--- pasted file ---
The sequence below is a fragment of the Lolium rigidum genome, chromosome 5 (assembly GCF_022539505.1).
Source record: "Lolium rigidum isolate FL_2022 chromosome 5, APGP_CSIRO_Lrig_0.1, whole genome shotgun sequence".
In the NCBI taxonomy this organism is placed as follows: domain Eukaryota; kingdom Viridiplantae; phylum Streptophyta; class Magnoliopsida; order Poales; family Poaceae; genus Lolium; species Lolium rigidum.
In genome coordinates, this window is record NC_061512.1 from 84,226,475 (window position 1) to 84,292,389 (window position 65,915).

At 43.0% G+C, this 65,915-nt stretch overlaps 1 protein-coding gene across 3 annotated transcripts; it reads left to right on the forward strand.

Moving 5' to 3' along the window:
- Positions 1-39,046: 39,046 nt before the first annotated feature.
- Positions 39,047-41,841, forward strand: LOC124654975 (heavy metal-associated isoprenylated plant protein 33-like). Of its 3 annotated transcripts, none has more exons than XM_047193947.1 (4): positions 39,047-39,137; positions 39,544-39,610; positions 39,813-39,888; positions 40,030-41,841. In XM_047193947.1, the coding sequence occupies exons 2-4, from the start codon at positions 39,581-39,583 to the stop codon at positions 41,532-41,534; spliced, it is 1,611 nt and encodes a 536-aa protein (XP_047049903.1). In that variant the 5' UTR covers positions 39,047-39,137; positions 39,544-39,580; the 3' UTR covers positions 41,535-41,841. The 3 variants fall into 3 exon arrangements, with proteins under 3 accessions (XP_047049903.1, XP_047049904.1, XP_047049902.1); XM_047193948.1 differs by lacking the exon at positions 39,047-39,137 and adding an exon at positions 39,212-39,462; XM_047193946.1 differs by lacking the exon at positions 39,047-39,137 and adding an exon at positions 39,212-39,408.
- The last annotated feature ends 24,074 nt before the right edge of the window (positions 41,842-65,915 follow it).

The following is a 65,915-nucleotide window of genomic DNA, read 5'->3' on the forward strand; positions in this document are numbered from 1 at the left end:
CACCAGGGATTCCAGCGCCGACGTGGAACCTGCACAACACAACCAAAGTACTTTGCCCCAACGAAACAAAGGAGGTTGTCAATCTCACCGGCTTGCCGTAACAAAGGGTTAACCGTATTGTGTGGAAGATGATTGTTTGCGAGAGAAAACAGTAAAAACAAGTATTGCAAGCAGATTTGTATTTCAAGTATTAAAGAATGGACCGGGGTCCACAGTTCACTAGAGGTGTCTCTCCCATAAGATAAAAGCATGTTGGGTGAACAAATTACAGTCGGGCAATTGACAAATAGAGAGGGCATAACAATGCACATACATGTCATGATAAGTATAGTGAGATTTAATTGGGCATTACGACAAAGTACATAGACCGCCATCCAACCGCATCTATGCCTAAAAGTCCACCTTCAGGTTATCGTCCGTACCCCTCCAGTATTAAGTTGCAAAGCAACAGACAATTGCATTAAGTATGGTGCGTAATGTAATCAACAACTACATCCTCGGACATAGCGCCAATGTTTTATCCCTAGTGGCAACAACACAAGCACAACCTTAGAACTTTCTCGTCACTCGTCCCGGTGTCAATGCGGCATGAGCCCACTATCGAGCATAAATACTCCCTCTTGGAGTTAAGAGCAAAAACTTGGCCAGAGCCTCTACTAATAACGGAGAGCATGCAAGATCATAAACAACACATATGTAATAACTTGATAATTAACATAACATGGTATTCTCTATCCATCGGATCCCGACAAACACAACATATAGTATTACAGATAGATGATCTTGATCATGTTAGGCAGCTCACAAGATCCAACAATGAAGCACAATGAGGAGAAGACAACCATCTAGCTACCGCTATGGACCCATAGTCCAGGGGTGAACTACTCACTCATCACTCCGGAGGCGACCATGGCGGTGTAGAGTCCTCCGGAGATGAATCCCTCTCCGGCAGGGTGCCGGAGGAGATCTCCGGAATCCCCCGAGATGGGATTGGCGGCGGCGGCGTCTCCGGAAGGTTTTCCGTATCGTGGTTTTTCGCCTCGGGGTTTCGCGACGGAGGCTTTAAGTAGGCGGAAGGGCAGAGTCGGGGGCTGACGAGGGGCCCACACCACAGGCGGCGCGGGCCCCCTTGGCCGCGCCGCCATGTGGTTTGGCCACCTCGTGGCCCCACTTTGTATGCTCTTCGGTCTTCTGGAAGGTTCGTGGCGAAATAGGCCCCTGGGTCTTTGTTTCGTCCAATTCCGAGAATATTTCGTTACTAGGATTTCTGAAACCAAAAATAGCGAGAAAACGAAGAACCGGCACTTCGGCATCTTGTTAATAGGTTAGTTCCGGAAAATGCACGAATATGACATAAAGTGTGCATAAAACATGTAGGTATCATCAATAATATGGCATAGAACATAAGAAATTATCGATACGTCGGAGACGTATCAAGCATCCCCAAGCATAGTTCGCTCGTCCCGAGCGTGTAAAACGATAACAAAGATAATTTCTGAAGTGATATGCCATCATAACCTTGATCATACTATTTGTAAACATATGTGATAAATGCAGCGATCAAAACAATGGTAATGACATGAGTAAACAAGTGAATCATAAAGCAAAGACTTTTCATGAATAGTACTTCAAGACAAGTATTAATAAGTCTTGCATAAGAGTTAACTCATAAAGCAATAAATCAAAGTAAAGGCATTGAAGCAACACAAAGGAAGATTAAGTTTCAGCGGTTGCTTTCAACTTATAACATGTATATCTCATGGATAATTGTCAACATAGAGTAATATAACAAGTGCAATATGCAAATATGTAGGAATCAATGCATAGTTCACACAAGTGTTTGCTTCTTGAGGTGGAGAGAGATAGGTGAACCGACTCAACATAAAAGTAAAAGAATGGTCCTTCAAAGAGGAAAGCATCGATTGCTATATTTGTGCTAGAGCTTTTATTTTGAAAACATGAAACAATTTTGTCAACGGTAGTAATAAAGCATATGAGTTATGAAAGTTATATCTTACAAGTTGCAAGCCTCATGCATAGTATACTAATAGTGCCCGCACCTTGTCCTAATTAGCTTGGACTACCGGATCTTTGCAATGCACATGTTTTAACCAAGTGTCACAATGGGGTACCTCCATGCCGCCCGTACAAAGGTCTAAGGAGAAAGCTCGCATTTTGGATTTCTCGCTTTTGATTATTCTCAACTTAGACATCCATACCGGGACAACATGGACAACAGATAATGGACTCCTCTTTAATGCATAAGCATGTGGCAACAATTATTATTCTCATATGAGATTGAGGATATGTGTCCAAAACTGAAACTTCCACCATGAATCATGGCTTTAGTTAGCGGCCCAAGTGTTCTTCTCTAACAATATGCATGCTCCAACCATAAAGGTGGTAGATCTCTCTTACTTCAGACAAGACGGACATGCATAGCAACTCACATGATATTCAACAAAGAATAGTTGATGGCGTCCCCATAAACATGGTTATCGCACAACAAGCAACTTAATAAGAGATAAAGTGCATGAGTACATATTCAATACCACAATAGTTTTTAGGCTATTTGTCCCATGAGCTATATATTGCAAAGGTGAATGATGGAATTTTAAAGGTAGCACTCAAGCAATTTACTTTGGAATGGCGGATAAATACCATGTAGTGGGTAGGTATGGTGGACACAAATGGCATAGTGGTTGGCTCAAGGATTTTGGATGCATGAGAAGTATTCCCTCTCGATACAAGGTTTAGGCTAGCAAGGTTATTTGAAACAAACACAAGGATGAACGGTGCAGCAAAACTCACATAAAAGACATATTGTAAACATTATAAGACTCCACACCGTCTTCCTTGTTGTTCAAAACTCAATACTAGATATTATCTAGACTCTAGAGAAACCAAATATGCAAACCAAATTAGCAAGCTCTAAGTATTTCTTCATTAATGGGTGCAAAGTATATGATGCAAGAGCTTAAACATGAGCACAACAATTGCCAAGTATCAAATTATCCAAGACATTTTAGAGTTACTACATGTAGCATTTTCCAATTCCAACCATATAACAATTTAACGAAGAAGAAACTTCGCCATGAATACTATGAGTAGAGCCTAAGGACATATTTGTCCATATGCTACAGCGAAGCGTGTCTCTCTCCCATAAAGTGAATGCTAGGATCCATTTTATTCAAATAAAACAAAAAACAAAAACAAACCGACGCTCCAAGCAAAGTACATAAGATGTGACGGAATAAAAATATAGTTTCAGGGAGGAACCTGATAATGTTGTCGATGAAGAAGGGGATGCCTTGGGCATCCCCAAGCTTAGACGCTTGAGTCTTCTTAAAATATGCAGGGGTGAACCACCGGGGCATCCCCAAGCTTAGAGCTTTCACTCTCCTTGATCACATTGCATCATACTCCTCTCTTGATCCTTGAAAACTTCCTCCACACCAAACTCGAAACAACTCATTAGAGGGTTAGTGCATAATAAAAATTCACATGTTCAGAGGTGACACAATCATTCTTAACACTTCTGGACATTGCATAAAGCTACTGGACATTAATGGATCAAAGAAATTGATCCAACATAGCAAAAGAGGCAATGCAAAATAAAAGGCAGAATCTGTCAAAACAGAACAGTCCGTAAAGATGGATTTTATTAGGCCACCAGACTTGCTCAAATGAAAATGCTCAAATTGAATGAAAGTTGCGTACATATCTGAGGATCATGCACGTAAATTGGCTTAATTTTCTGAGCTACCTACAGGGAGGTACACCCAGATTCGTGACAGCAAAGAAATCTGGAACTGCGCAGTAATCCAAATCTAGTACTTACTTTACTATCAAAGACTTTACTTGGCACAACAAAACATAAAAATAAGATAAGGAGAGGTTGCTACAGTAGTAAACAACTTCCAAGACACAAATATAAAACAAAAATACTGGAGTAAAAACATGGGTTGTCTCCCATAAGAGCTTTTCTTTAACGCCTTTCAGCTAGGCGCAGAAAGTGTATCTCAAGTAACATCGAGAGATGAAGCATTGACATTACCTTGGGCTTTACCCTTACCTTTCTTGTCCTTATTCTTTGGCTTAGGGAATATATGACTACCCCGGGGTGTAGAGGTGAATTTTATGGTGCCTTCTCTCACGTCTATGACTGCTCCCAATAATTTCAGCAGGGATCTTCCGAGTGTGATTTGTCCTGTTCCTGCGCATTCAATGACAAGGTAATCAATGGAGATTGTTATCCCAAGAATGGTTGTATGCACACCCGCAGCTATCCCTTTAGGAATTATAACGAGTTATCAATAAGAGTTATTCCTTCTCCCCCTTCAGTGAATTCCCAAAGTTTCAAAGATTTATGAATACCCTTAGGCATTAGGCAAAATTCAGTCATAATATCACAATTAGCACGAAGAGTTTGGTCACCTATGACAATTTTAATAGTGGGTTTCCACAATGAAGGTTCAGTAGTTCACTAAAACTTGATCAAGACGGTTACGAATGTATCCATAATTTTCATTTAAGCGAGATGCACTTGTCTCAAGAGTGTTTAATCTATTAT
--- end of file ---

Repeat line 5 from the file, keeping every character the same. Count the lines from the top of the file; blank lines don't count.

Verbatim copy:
At 43.0% G+C, this 65,915-nt stretch overlaps 1 protein-coding gene across 3 annotated transcripts; it reads left to right on the forward strand.